Re: [Autoconf] Closing summary on consensus-call for RFC5889modifications

"Dearlove, Christopher (UK)" <> Wed, 25 August 2010 08:44 UTC

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From: "Dearlove, Christopher (UK)" <>
To: "Charles E. Perkins" <>
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Subject: Re: [Autoconf] Closing summary on consensus-call for RFC5889modifications
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I didn't make the definition, go back to RFC 2501. 

If the node is to be mobile, attaching at different points,
available as a destination to others, it has to be running

Christopher Dearlove
Technology Leader, Communications Group
Communications and Networks Capability
BAE Systems Advanced Technology Centre
West Hanningfield Road, Great Baddow, Chelmsford, CM2 8HN, UK
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-----Original Message-----
From: Charles E. Perkins [] 
Sent: 24 August 2010 20:34
To: Dearlove, Christopher (UK)
Subject: Re: [Autoconf] Closing summary on consensus-call for

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Hello Chris,

A node can easily participate in an ad hoc network
without running OLSR or DYMO or any routing protocol.
Why make the restriction?  I don't understand the value
proposition of disenfranchising so many users and
invalidating so many use cases.

On 8/24/2010 1:55 AM, Dearlove, Christopher (UK) wrote:

> a node has been defined as a router plus possible hosts. If you've got
> a wireless device that wants to participate in a MANET it needs to be
> running an ad hoc routing protocol, i.e. it's a router.

Well, opinions vary here, to say the least.

>                                                  It may perform
> only a limited subset of routing functions - consider for example an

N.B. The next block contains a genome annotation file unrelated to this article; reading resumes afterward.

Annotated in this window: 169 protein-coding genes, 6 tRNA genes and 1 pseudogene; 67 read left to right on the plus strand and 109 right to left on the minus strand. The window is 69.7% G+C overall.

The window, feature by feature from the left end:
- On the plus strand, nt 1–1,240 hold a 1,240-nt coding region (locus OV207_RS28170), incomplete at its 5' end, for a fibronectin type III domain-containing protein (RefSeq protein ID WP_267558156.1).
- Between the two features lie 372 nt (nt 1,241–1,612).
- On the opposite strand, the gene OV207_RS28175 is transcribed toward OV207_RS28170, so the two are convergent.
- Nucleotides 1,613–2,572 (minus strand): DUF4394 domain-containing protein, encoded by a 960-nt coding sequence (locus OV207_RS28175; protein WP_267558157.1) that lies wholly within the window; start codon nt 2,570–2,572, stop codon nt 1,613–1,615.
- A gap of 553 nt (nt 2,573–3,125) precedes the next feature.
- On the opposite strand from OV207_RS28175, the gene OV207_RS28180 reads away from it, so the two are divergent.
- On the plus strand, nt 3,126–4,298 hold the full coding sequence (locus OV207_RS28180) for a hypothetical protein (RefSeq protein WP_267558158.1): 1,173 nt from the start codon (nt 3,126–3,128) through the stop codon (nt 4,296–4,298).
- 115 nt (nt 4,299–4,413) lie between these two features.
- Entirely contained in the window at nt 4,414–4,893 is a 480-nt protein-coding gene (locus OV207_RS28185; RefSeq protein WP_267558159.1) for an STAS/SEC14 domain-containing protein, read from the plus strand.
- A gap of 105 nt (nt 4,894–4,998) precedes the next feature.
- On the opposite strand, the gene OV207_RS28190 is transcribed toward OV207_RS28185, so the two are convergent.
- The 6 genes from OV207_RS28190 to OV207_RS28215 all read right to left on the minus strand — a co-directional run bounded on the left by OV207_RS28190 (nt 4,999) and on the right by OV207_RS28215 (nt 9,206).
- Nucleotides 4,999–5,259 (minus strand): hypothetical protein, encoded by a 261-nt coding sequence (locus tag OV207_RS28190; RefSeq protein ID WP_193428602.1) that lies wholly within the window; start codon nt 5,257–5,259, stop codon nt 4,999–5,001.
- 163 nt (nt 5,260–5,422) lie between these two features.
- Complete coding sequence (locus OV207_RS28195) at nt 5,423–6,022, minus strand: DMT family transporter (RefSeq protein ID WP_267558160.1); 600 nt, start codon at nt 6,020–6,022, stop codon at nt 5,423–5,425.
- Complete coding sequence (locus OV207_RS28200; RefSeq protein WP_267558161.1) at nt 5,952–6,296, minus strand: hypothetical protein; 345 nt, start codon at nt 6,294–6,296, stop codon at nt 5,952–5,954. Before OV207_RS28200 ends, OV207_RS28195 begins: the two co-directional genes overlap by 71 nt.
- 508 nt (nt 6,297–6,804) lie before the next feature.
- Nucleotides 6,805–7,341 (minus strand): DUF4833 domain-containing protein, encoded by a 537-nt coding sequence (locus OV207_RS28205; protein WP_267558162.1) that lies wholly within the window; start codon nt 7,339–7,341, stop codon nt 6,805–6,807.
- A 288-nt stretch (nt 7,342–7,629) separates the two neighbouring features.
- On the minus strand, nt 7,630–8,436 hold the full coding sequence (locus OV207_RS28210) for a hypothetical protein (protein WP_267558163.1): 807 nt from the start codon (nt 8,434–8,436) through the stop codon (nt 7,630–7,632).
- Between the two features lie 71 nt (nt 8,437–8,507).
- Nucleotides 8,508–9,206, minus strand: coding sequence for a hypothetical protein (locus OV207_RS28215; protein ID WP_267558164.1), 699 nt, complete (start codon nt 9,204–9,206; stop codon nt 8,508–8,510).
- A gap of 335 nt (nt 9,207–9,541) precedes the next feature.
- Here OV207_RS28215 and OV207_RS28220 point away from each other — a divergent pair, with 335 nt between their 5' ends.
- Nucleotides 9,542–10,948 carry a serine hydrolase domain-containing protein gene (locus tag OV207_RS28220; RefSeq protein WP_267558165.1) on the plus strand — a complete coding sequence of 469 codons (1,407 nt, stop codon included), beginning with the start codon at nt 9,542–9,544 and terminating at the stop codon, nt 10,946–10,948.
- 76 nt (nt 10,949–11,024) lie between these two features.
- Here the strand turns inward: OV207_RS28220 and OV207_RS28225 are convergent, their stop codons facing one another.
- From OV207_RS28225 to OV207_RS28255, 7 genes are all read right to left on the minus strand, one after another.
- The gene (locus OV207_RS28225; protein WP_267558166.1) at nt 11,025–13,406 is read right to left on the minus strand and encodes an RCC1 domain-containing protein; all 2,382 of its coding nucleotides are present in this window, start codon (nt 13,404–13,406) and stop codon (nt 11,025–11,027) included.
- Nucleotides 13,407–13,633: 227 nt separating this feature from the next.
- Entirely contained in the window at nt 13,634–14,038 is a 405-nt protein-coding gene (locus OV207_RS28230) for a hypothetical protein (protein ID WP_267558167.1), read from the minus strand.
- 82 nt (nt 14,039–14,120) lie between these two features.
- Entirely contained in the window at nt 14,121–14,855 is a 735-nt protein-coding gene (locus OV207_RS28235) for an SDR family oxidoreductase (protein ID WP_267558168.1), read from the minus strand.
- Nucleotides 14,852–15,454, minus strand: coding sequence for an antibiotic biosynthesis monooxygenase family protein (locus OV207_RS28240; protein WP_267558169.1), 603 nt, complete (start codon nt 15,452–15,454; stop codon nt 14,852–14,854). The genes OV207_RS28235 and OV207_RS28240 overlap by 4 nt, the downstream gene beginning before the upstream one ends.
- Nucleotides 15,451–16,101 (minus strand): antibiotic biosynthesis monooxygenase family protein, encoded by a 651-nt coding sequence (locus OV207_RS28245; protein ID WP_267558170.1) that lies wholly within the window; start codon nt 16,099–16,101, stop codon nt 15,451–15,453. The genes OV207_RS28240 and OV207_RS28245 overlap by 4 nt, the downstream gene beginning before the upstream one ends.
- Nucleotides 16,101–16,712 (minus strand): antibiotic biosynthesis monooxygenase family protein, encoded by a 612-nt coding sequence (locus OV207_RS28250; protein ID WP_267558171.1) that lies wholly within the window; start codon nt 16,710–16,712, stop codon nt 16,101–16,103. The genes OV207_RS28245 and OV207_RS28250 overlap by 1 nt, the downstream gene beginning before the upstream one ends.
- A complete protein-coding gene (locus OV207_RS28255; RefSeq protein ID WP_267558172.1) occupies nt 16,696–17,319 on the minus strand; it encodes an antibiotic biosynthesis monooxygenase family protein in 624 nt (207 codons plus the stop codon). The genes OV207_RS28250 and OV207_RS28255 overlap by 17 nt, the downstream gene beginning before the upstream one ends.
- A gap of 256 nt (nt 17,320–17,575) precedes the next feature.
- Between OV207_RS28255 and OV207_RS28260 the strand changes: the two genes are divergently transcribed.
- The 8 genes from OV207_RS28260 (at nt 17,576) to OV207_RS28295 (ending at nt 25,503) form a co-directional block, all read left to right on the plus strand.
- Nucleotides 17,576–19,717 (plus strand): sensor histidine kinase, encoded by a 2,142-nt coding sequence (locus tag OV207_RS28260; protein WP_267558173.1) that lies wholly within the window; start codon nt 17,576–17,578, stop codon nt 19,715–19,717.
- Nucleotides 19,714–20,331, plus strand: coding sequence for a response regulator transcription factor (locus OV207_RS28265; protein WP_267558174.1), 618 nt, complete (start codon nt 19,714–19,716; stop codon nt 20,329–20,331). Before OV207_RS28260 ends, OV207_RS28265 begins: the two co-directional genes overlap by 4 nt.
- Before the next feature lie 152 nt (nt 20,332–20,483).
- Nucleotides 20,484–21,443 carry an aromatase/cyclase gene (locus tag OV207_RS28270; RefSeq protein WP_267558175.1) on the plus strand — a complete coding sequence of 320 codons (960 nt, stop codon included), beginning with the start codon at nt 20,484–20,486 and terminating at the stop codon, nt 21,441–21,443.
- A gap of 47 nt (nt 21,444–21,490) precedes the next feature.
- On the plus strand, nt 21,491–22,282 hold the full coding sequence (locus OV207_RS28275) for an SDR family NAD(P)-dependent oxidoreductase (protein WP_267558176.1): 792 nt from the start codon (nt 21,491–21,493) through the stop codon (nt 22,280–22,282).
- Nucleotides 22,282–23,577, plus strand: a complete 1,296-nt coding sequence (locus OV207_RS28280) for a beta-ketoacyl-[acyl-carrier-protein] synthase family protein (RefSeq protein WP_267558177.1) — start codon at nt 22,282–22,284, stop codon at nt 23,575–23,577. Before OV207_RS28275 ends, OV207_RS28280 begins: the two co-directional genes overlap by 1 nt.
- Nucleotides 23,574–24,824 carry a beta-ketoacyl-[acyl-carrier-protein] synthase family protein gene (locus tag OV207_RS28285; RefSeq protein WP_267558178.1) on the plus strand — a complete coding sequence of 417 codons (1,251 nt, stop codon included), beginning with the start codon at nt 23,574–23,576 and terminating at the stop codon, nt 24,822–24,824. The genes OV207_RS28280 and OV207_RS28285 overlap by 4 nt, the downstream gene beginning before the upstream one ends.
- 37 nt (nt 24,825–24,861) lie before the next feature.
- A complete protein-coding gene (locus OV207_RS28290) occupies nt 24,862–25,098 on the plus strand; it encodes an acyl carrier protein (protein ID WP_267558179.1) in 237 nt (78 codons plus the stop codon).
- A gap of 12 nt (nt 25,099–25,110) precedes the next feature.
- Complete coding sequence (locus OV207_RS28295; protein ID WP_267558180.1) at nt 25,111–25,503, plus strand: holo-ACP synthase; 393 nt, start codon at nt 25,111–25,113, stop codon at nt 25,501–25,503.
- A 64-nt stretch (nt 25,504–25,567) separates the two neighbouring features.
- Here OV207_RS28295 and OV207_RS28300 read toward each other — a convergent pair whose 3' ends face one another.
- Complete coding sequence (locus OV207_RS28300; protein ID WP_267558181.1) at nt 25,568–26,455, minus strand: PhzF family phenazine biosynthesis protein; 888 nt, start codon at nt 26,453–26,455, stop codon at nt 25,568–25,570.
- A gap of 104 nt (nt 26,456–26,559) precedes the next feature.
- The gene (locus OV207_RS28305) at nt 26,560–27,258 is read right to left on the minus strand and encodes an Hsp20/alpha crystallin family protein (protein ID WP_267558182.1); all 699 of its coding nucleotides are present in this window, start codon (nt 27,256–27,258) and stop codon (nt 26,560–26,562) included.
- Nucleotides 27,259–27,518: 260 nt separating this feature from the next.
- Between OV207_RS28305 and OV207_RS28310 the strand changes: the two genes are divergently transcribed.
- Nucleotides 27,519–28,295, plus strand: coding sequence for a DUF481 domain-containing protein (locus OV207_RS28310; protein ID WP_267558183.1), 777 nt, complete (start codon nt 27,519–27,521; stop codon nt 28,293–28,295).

> OLSR node that does not wish to be a relay, only an endpoint.

I can agree, because the null set is a subset of any set.
Do you call a node that implements a null subset of the routing
functions to be a router?

>                       It can
> do that by setting WILLINGNESS equal to zero, and if it is built only
> to take such a role it can then throw away large chunks of OLSR code
> (for example it never sends TC messages). But the node still has some
> router functions.

For instance, could you name one?

>            This is the model of both RFC 2501 and 5889-to-be.
> The host can then get its addresses in any non-MANET-specific way on
> that node.

You didn't say why the node has to be a router, except by
pure dint of the logic that it has to be a router.

I don't find that terribly convincing -- and, I do find
it pretty harmful to the prospects of ad hoc networks.

RFC 2501 says:

>                                               ....       a set
>    of nodes--which may be combined routers and hosts--themselves form
>    the network routing infrastructure in an ad hoc fashion.

Let's take it as given that the routers in a MANET are the
nodes that establish the network connectivity (when possible).

Where does it say that a node that DOES NOT do this is then
disqualified for residence in an ad hoc network?

Charlie P.

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